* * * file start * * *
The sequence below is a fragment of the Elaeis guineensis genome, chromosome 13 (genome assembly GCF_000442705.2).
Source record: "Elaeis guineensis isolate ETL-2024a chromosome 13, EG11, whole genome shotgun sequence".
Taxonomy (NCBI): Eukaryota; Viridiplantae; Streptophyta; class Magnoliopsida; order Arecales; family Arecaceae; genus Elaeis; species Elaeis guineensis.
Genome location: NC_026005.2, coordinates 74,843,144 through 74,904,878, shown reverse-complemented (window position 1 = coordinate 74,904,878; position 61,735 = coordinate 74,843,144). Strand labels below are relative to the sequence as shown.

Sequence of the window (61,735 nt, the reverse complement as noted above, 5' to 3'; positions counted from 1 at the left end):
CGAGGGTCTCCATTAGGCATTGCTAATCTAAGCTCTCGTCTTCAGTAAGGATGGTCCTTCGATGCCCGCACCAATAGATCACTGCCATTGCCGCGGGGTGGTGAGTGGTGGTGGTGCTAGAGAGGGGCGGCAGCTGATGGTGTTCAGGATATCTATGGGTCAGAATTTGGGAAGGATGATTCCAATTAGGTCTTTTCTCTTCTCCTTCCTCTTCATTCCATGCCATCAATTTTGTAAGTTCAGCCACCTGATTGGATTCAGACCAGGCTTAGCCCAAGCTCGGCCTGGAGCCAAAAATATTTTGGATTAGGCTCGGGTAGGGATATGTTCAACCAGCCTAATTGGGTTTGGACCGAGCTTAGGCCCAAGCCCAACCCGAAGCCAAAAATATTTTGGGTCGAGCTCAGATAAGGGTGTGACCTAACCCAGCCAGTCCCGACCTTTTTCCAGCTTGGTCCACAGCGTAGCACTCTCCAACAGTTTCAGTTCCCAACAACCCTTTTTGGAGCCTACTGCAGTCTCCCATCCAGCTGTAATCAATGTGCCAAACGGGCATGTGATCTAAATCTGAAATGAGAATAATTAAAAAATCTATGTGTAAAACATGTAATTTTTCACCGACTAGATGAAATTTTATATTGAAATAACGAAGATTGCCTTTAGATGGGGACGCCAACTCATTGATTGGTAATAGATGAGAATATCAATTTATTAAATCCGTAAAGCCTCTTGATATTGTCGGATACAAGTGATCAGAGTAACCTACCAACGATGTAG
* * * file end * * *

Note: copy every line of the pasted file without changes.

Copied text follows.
The sequence below is a fragment of the Elaeis guineensis genome, chromosome 13 (genome assembly GCF_000442705.2).
Source record: "Elaeis guineensis isolate ETL-2024a chromosome 13, EG11, whole genome shotgun sequence".
Taxonomy (NCBI): Eukaryota; Viridiplantae; Streptophyta; class Magnoliopsida; order Arecales; family Arecaceae; genus Elaeis; species Elaeis guineensis.
Genome location: NC_026005.2, coordinates 74,843,144 through 74,904,878, shown reverse-complemented (window position 1 = coordinate 74,904,878; position 61,735 = coordinate 74,843,144). Strand labels below are relative to the sequence as shown.

Sequence of the window (61,735 nt, the reverse complement as noted above, 5' to 3'; positions counted from 1 at the left end):
CGAGGGTCTCCATTAGGCATTGCTAATCTAAGCTCTCGTCTTCAGTAAGGATGGTCCTTCGATGCCCGCACCAATAGATCACTGCCATTGCCGCGGGGTGGTGAGTGGTGGTGGTGCTAGAGAGGGGCGGCAGCTGATGGTGTTCAGGATATCTATGGGTCAGAATTTGGGAAGGATGATTCCAATTAGGTCTTTTCTCTTCTCCTTCCTCTTCATTCCATGCCATCAATTTTGTAAGTTCAGCCACCTGATTGGATTCAGACCAGGCTTAGCCCAAGCTCGGCCTGGAGCCAAAAATATTTTGGATTAGGCTCGGGTAGGGATATGTTCAACCAGCCTAATTGGGTTTGGACCGAGCTTAGGCCCAAGCCCAACCCGAAGCCAAAAATATTTTGGGTCGAGCTCAGATAAGGGTGTGACCTAACCCAGCCAGTCCCGACCTTTTTCCAGCTTGGTCCACAGCGTAGCACTCTCCAACAGTTTCAGTTCCCAACAACCCTTTTTGGAGCCTACTGCAGTCTCCCATCCAGCTGTAATCAATGTGCCAAACGGGCATGTGATCTAAATCTGAAATGAGAATAATTAAAAAATCTATGTGTAAAACATGTAATTTTTCACCGACTAGATGAAATTTTATATTGAAATAACGAAGATTGCCTTTAGATGGGGACGCCAACTCATTGATTGGTAATAGATGAGAATATCAATTTATTAAATCCGTAAAGCCTCTTGATATTGTCGGATACAAGTGATCAGAGTAACCTACCAACGATGTAG